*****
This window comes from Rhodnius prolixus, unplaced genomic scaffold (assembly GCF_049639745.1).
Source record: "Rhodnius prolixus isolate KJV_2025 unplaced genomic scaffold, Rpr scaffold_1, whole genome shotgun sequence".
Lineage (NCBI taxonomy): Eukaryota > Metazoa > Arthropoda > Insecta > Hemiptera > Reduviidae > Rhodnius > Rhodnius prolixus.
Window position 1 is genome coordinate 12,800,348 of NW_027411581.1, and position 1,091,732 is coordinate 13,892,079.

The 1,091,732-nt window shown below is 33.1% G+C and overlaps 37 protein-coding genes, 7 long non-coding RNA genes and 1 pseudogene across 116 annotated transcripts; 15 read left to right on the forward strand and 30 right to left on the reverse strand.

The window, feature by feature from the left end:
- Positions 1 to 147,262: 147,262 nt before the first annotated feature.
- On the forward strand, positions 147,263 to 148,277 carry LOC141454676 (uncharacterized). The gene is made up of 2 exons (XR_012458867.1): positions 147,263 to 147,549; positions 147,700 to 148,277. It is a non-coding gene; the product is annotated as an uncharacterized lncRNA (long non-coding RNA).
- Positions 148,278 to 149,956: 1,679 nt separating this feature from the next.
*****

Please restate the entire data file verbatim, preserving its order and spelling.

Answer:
This window comes from Rhodnius prolixus, unplaced genomic scaffold (assembly GCF_049639745.1).
Source record: "Rhodnius prolixus isolate KJV_2025 unplaced genomic scaffold, Rpr scaffold_1, whole genome shotgun sequence".
Lineage (NCBI taxonomy): Eukaryota > Metazoa > Arthropoda > Insecta > Hemiptera > Reduviidae > Rhodnius > Rhodnius prolixus.
Window position 1 is genome coordinate 12,800,348 of NW_027411581.1, and position 1,091,732 is coordinate 13,892,079.

The 1,091,732-nt window shown below is 33.1% G+C and overlaps 37 protein-coding genes, 7 long non-coding RNA genes and 1 pseudogene across 116 annotated transcripts; 15 read left to right on the forward strand and 30 right to left on the reverse strand.

The window, feature by feature from the left end:
- Positions 1 to 147,262: 147,262 nt before the first annotated feature.
- On the forward strand, positions 147,263 to 148,277 carry LOC141454676 (uncharacterized). The gene is made up of 2 exons (XR_012458867.1): positions 147,263 to 147,549; positions 147,700 to 148,277. It is a non-coding gene; the product is annotated as an uncharacterized lncRNA (long non-coding RNA).
- Positions 148,278 to 149,956: 1,679 nt separating this feature from the next.